Wednesday, September 5, 2012

Adolph Reed Jr. on race and social justice

In 2005, in "The Real Divide" Adolph Reed Jr. wrote something that's still true in the age of Obama:
...race is especially useless as a basis on which to craft a politics that can effectively pursue social justice.

Before the “yes, buts” begin, I am not claiming that systemic inequalities in the United States are not significantly racialized. The evidence of racial disparities is far too great for any sane or honest person to deny, and they largely emerge from a history of discrimination and racial injustice. Nor am I saying that we should overlook that fact in the interest of some idealized nonracial or post-racial politics.

Let me be blunter than I’ve ever been in print about what I am saying: As a political strategy, exposing racism is wrongheaded and at best an utter waste of time. It is the political equivalent of an appendix: a useless vestige of an earlier evolutionary moment that’s usually innocuous but can flare up and become harmful.

There are two reasons for this judgment.

One is that the language of race and racism is too imprecise to describe effectively even how patterns of injustice and inequality are racialized in a post-Jim Crow world. “Racism” can cover everything from individual prejudice and bigotry, unself-conscious perception of racial stereotypes, concerted group action to exclude or subordinate, or the results of ostensibly neutral market forces.

It can be a one-word description and explanation of patterns of unequal distribution of income and wealth, services and opportunities, police brutality, a stockbroker’s inability to get a cab, neighborhood dislocation and gentrification, poverty, unfair criticism of black or Latino athletes, or being denied admission to a boutique.

Because the category is so porous, it doesn’t really explain anything. Indeed, it is an alternative to explanation. 
Exposing racism apparently makes those who do it feel good about themselves. Doing so is cathartic, though safely so, in the same way that proclaiming one’s patriotism is in other circles.

It is a summary, concluding judgment rather than a preliminary to a concrete argument. It doesn’t allow for politically significant distinctions; in fact, as a strategy, exposing racism requires subordinating the discrete features of a political situation to the overarching goal of asserting the persistence and power of racism as an abstraction.

This leads to the second reason for my harsh judgment. Many liberals gravitate to the language of racism not simply because it makes them feel righteous but also because it doesn’t carry any political warrant beyond exhorting people not to be racist. In fact, it often is exactly the opposite of a call to action. Such formulations as “racism is our national disease” or similar pieties imply that racism is a natural condition. Further, it implies that most whites inevitably and immutably oppose blacks and therefore can’t be expected to align with them around common political goals.

This view dovetails nicely with Democrats’ contention that the only way to win elections is to reject a social justice agenda that is stigmatized by association with blacks and appeal to an upper-income white constituency concerned exclusively with issues like abortion rights and the deficit.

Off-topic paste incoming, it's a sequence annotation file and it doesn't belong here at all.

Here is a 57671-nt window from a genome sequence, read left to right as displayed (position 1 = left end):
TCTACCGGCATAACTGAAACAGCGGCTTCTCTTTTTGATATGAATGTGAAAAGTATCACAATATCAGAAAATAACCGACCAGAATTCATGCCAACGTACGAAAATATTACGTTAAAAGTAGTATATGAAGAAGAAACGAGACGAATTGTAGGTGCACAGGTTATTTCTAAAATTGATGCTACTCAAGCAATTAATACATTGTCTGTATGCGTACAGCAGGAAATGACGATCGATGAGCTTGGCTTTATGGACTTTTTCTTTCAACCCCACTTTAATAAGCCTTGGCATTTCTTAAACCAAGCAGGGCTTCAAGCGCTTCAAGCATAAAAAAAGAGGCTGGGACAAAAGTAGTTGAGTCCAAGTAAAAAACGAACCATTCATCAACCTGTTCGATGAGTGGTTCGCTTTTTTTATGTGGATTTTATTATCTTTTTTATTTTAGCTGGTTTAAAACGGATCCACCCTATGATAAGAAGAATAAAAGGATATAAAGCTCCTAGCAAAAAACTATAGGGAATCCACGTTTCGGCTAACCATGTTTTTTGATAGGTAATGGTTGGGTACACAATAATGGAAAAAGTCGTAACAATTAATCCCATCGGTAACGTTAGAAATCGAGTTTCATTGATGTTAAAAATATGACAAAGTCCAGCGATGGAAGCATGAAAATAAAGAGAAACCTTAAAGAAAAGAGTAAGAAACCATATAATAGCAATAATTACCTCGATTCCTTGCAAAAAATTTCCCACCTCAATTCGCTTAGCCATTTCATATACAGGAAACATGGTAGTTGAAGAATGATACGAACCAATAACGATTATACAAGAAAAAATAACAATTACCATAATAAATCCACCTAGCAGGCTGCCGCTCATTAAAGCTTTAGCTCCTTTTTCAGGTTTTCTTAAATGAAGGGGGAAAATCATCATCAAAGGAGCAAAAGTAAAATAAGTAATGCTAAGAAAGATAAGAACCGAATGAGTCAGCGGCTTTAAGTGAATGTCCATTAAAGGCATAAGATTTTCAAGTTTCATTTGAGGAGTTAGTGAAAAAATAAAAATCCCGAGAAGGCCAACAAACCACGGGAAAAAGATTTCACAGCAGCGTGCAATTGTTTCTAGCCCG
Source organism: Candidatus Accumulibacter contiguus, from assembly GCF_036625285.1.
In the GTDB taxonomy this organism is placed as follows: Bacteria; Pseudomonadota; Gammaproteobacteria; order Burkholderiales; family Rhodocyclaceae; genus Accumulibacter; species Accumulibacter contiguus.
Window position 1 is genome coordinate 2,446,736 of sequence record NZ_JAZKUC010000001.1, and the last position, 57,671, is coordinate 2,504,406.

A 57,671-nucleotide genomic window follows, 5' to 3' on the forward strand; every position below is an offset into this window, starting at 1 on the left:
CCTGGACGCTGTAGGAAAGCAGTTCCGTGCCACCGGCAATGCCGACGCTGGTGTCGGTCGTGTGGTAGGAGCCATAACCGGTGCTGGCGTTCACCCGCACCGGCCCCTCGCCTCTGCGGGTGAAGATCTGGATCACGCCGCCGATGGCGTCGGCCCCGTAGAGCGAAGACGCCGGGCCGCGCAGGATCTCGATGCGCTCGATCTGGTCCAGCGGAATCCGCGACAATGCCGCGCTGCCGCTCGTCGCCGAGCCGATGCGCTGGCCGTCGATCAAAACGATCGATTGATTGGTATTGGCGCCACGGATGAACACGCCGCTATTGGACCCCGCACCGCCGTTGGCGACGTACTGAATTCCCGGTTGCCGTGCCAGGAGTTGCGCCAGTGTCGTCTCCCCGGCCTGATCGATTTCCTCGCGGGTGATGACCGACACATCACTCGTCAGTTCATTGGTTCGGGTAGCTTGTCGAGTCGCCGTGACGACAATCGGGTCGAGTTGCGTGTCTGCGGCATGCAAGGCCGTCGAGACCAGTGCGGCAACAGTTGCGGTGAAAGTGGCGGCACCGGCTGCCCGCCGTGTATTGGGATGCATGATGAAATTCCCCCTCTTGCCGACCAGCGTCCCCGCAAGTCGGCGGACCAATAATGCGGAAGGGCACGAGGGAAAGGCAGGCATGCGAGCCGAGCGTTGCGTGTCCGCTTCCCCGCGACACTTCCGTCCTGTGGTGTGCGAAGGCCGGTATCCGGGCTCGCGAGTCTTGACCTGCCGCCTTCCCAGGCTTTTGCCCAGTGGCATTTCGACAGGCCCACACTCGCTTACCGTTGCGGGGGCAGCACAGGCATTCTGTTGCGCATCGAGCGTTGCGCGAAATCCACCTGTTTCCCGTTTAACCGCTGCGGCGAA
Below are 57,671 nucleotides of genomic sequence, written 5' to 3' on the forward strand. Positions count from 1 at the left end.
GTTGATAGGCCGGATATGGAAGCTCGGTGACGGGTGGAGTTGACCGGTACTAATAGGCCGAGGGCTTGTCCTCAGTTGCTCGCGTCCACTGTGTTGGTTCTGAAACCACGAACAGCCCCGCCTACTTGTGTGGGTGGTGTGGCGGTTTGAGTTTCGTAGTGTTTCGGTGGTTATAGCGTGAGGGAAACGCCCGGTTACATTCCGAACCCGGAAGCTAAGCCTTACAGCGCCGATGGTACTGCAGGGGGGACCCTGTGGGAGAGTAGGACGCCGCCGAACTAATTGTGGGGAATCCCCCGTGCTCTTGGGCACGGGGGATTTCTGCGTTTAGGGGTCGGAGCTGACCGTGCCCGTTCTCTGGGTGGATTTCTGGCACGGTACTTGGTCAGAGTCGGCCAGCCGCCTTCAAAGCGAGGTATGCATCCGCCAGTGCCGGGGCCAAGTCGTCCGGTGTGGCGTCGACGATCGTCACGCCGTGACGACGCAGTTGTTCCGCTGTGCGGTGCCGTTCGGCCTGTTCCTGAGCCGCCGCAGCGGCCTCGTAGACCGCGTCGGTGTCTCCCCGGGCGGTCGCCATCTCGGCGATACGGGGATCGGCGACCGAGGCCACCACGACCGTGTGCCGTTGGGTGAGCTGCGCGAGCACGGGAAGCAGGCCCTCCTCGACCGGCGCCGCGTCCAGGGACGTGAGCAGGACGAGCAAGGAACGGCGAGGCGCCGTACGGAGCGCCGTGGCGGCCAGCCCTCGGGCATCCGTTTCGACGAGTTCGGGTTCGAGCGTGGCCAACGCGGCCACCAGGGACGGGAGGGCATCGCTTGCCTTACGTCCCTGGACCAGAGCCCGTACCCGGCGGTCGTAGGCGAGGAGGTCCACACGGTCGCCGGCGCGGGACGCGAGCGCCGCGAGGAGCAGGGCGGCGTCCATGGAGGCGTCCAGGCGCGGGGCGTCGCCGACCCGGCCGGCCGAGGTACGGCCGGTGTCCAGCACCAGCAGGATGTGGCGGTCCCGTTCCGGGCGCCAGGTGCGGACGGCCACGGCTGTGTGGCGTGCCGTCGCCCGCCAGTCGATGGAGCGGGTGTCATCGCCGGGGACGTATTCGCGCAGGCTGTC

Upper-status liberals are more likely to have relatively secure, rewarding jobs, access to health care, adequate housing, and prospects for providing for the kids’ education, and are much less likely to be in danger of seeing their nineteen-year-old go off to Iraq. They tend, therefore, to have a higher threshold of tolerance for political compromises in the name of electing this year’s sorry pro-corporate Democrat. Acknowledging racism—and, of course, being pro-choice—is one of the few ways many of them can distinguish themselves from their Republican co-workers and relatives.

As the appendix analogy suggests, insistence on understanding inequality in racial terms is a vestige of an earlier political style. The race line persists partly out of habit and partly because it connects with the material interests of those who would be race relations technicians. In this sense, race is not an alternative to class. The tendency to insist on the primacy of race itself stems from a class perspective.

For roughly a generation it seemed reasonable to expect that defining inequalities in racial terms would provoke some, albeit inadequate, remedial response from the federal government. But that’s no longer the case; nor has it been for quite some time. That approach presumed a federal government that was concerned at least not to appear racially unjust. Such a government no longer exists.

A key marker of the right’s victory in national politics is that the discussion of race now largely serves as a way to reinforce a message to whites that the public sector is there merely to help some combination of black, poor, and loser. Liberals have legitimized this perspective through their own racial bad faith. For many whites, the discussion of race also reinforces the idea that cutting public spending is justifiably aimed at weaning a lazy black underclass off the dole or—in the supposedly benign, liberal Democratic version—teaching them “personal responsibility.”
Martin Luther King agreed with him: "In the treatment of poverty nationally, one fact stands out: there are twice as many white poor as Negro poor in the United States. Therefore I will not dwell on the experiences of poverty that derive from racial discrimination, but will discuss the poverty that affects white and Negro alike."